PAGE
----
A colleague of mine yesterday expressed to me her jealousy that my church and I have decided to center a period of renewal for ourselves around the subject of racism – its root causes, the conditions that have perpetuated it and continue to do so, and what sorts of things we can do about it.
One might imagine that Christianity and its fundamental principle of all people as children of God would have ruled out any potential for racism. One might justifiably presume that Paul’s great declaration that “there is no longer Jew or Greek … slave or free … male and female, for you are all one in Christ Jesus” (Galatians 3:28) should have such standing among us that we should choose no other course than of equality and equanimity.
But we haven’t. As the theologian Ben Sanders III points out, our history as Christians in the United States has included chapter after chapter of religious justification of slavery, segregation, and outright cruelty, which in turn have justified victimization and vilification of those on either side of our dividing color lines.
Perhaps our greatest obligation as Christians in America, now more than 150 years since the conclusion of the War to End Slavery, is to begin undoing the work that has preserved pain and division in our country, between our churches, and among individuals during the century and a half since this problem was supposed to have been solved with the Thirteenth Amendment to the Constitution! And it saddens my heart to acknowledge that this is only the beginning… especially because my White and liberal heart imagined, ten (and more) years ago, that by asserting the basis for justice we had achieved it. Or maybe I just thought that the work was nearly done, because I was the White father of a Black child.
I have done as much as I can in this parenthood, to assure my daughter that she will be appreciated and affirmed not according to “the color of her skin but by the content of her character.” I have been amused and concerned when she was younger, to hear her talk about her skin as “brown not black.” And I admit an instant of shock and dismay when I read a DNA report that revealed, no, she didn’t have any Cherokee blood in her as her birth family’s tradition stated; the mix instead was with Scots Irish, indicating that there had been at least one rape experienced by an ancestor.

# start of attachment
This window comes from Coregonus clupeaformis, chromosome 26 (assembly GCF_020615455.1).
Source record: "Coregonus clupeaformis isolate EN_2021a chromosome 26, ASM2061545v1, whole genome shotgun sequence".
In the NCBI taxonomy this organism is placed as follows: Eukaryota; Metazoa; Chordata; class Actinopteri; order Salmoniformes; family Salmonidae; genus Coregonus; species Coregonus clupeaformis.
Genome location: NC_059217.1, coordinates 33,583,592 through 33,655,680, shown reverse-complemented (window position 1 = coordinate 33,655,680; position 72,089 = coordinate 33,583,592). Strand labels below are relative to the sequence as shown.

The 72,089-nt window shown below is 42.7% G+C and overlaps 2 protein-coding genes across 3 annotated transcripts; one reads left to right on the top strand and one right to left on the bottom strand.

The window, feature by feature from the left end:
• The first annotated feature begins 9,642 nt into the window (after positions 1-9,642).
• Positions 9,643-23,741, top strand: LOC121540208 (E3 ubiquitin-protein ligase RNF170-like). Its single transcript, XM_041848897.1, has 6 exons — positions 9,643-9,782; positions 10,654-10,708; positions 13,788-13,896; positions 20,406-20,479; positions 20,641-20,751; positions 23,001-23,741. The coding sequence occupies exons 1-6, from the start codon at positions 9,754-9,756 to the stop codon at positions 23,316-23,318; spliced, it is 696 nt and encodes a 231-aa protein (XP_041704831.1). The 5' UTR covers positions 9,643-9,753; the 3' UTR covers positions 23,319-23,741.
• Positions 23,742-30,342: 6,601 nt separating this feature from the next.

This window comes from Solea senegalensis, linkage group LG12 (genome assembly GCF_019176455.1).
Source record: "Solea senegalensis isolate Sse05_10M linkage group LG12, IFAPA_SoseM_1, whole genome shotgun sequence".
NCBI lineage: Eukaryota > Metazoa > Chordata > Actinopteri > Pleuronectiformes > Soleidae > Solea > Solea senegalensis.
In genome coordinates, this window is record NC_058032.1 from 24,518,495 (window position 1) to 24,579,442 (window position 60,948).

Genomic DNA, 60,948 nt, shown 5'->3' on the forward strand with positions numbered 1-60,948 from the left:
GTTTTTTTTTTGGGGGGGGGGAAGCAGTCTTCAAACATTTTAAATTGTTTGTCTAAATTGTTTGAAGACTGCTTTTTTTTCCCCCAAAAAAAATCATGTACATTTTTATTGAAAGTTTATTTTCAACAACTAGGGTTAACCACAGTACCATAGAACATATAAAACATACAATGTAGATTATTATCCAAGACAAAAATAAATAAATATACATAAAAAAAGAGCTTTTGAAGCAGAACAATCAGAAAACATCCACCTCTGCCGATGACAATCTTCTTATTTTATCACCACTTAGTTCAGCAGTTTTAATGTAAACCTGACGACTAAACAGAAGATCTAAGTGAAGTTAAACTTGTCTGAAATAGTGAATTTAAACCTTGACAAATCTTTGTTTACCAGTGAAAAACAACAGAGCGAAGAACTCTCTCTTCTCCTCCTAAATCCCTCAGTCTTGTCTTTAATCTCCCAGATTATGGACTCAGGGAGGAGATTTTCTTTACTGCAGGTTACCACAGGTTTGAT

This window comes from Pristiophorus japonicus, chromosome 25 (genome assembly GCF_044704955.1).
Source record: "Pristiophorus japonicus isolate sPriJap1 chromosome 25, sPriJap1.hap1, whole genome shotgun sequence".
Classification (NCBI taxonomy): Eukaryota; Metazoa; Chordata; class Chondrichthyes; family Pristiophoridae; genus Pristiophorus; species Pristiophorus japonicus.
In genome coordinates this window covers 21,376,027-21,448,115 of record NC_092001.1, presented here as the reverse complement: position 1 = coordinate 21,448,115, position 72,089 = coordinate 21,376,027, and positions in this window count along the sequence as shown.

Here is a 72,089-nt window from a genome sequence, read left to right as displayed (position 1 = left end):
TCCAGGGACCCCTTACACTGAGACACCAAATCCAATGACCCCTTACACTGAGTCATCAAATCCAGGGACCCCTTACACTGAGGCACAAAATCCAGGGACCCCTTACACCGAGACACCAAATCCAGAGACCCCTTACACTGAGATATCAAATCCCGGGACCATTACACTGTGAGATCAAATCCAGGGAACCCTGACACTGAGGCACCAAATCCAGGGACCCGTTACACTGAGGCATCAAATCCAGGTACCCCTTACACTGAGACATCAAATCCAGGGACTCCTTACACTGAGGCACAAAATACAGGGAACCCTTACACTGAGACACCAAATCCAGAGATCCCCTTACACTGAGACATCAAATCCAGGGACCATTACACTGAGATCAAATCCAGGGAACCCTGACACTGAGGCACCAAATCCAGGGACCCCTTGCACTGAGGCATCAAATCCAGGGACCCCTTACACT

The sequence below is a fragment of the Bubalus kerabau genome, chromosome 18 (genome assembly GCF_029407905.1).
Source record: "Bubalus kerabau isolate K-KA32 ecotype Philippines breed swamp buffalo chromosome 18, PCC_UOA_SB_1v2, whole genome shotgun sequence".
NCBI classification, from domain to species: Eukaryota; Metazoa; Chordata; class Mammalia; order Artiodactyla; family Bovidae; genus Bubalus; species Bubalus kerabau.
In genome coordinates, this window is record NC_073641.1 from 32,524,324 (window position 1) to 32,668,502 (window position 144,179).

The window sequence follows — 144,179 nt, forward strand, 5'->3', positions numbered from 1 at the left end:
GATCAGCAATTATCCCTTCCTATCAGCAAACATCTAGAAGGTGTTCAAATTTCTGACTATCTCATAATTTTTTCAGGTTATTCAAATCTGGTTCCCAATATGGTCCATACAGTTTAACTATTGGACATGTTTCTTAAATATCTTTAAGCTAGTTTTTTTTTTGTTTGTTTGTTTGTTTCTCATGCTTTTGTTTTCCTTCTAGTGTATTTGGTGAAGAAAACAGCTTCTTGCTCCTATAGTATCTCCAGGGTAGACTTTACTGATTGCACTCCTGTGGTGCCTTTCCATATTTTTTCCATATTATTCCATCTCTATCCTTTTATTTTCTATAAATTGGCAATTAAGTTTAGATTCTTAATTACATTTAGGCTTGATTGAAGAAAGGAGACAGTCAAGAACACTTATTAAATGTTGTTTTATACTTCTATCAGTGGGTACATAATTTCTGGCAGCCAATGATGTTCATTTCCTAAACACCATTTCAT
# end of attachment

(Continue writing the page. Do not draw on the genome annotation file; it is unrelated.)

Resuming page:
It is difficult to help her overcome her feelings of inadequacy, or at least of lesser beauty, because she isn’t able to flip her hair the way the pretty girls do on TV. Lead characters don’t look like her. Stories about children who do look like her tend to happen in the past and to be filled with acts of unspeakable terror or violence. Those stories that happen in the present tend to have little association with her lived experience. After all, she lives in a White neighborhood with White parents and goes to a White church.
Much as I will try to protect her from it, and even though her school district has high enough standards in its social justice policies to prevent most discrimination against students of color by their teachers and other students, there will come a day in her life when she is treated like any other Black child… not like any other child. (You know what I mean!)
There will likely come a day when she will be pulled over by a police officer for some perceived infraction and grilled or even mistreated, no matter how compliant she has been. Statistics simply are not in her favor in that regard.
So, I have to say, I’m rather proud to know about my colleague’s jealousy.
We aren’t going to solve the problems of our sinful society which have built upon the plainly wonderful fact that we all have differently colored bodies. But we can begin, as long as we are willing to acknowledge the mess we’re in. After all, the first step in any recovery is to admit that you have a problem and that you are insufficiently powerful alone to do a blessed thing about it!
My church and my family are going to follow our Higher Power and see where this journey for renewal might lead.
My wife and I are going to take our daughter to places where she ought to be proud her blood originates. We’re going to introduce her (and ourselves) to people and places and causes and culture, and even the architecture of ancient societies, from which she should be fascinated and proud to be descended!
My church, who are at their best a courageously loving people and who are the spiritual descendants of some who in 1866 could no longer bear the status quo of their society, will sincerely begin a process toward a deeper understanding of themselves in a racist culture.
And when we’re reunited, what stories we will tell!